Ron Paul vs. Students For Liberty President: Crimea's Real Crisis?


Gage Skidmore

Russia may be seizing Ukraine's warships and massing tens of thousands of troops and armaments along the eastern border while President Obama warns for the umpteenth time that they better cut this stuff out, seriously, or else there will be costs, but that's not where the real battle for Crimea is. It's all about former Rep. Ron Paul and Students For Liberty (SFL) President Alexander McCobin and the "right" stance for libertarians.

Recap of Round One:

Ron Paul penned an op-ed last week stating that the referendum in Crimea over joining the Russian Federation was legitimate and that the "occupation" by the Russian military did not have an impact on the vote. He contended that it's a "so what?" issue for Americans, and the U.S. government should focus on ending its own meddling around the world.

McCobin wrote on Tuesday that Paul "gets it wrong when he speaks of Crimea's right to secede" because it was "annexed by Russian military force at gunpoint and its supposedly democratic 'referendum' was a farce." He fires some shots saying, "it's much too simplistic to solely condemn the United States for any kind of geopolitical instability in the world."

Round Two:

Paul didn't shoot back himself, but Daniel McAdams, executive director of the Ron Paul Institute, yesterday asserted that McCobin has "no evidence" that Russian military played a role in annexing the region, and that if Crimeans wanted to remain part of Ukraine, they could have just delegitimized the referendum by "stay[ing] home" and not voting at all.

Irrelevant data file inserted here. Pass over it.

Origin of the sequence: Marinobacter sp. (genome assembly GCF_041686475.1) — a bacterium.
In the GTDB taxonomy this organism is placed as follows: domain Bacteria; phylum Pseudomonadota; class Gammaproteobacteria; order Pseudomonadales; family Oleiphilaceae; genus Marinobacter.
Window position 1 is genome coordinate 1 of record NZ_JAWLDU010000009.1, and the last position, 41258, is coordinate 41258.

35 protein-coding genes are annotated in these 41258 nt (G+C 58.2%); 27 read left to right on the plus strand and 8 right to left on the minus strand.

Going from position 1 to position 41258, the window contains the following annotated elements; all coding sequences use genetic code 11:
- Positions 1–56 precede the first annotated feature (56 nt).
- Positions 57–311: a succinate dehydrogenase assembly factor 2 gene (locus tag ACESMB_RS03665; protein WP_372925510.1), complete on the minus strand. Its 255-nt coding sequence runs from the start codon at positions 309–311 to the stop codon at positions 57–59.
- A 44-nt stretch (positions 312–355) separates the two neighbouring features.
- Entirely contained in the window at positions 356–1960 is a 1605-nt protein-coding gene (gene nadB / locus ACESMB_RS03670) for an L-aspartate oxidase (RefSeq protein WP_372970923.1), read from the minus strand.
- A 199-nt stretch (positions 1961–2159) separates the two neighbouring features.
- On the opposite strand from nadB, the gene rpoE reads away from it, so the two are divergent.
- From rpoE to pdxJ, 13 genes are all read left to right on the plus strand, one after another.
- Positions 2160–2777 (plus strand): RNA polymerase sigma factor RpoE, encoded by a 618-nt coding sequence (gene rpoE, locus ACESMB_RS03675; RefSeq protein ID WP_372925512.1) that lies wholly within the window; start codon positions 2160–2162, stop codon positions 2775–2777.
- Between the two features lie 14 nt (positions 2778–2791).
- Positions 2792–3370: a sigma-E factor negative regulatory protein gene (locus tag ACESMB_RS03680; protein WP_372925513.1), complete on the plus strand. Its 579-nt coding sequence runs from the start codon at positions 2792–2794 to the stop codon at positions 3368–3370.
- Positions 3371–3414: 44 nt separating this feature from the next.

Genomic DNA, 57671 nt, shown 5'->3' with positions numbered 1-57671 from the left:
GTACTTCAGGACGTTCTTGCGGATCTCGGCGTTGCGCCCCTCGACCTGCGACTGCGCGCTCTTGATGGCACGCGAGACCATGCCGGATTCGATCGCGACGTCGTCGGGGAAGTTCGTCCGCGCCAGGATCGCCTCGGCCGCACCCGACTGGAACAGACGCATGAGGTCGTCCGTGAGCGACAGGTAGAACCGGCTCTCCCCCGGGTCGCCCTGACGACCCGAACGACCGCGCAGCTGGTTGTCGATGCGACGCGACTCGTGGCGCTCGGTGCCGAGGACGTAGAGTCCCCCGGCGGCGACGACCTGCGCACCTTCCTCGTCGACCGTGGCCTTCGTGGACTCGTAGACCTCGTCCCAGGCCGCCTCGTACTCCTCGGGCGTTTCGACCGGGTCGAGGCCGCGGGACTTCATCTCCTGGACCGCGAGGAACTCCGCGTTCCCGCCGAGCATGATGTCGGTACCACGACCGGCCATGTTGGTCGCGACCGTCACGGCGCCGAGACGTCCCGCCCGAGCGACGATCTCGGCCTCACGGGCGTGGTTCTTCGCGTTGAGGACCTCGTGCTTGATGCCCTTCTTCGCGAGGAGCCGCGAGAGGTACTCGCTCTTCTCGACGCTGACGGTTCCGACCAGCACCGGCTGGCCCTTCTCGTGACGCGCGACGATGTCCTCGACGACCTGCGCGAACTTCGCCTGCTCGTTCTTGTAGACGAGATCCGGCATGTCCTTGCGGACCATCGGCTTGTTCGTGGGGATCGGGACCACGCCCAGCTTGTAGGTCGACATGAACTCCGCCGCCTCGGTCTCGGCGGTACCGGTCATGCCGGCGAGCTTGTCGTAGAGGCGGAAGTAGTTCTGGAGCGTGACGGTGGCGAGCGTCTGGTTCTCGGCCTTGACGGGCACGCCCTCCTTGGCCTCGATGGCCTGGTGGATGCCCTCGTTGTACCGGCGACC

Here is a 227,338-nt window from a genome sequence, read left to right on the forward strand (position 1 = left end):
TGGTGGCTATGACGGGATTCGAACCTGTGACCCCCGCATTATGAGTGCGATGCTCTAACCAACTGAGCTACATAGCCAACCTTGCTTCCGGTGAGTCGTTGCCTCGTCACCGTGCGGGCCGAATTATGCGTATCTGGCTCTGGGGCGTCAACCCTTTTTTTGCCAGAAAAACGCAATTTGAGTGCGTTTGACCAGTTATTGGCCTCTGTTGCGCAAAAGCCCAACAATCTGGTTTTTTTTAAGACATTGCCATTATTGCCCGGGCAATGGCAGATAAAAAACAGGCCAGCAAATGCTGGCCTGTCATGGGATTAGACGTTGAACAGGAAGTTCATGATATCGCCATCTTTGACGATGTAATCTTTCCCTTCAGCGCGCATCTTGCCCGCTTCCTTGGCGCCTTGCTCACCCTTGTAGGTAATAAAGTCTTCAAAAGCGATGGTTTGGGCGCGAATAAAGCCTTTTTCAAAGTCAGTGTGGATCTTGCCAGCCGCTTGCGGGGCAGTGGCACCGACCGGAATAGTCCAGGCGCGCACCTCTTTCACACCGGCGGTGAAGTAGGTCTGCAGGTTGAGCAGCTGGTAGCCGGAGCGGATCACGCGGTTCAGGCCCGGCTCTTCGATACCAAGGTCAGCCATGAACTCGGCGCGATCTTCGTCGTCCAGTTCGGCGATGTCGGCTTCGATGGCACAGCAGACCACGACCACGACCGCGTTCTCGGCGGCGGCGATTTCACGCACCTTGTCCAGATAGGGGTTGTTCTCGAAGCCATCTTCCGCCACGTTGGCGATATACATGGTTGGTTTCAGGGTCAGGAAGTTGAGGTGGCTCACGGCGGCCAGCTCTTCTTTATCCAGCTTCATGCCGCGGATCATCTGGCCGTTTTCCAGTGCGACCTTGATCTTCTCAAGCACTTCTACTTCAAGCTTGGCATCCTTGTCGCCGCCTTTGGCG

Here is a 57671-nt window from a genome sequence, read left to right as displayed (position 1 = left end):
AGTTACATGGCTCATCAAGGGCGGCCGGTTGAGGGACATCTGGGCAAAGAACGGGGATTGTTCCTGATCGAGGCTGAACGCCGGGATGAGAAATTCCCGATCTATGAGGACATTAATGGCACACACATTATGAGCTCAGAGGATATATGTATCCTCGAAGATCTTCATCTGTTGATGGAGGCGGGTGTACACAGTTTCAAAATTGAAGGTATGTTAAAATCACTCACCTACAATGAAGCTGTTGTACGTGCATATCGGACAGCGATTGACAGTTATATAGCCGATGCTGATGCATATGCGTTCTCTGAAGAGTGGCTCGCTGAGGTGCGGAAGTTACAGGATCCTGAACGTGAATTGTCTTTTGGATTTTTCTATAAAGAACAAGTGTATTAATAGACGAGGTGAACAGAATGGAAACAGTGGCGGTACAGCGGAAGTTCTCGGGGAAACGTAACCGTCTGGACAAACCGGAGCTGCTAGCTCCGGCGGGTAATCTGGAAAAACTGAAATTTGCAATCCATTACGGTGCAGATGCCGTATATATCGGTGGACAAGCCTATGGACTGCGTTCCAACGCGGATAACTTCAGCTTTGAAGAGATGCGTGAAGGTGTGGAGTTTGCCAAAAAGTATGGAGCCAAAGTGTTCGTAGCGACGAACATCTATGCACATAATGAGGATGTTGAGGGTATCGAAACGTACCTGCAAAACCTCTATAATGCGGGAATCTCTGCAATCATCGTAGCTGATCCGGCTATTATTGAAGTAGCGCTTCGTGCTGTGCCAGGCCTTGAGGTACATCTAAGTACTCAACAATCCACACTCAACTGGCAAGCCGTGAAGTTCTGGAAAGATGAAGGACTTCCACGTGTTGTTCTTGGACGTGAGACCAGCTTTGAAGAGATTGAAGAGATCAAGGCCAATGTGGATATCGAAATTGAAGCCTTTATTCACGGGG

McAdams dropped some more bombs. He accused McCobin of being a "neocon warmonger," suggested that his organization "is in bed" with the National Endowment for Democracy, and warned that SFL would experience an exodus of members for attacking Paul.

McCobin retaliated within hours. He wrote that McAdams made too "many false claims" to bother addressing, but wrote:

I don't deny that any part of a country (thus also Crimea) has the right to secede; I just respectfully disagree that what happened between Crimea and the Russian Federation was a peaceful secession, rather than an armed invasion….

We ought to oppose war, military aggression, and farcical democratic posturing by all governments….In this case, I believe we ought to not only call for the United States to not engage in war with Ukraine, we ought to call for Russia not to engage in war with Ukraine.

He concluded with a call for a truce, explaining that he still supports Paul, even if they disagree, and "hope[s] that [his readers] will work with the Ron Paul Institute for Peace and Prosperity."

Round Three:

The fighting has spread to Antiwar.com. God help us all.

At The Libertarian Standard, Anthony Gregory suggests that both sides have merits and demerits, but that "refighting the Cold War within libertarianism will only harden people's hearts, polarize their loyalties, and ultimately compromise their principles and clarity of thought. I plead young libertarians to refuse to be a proxy belligerent in this Cold War."

Round Four:

Despite libertarian ideological infighting, Crimea is still annexed, Ukraine's eastern border is still threatened, and the world keeps spinning.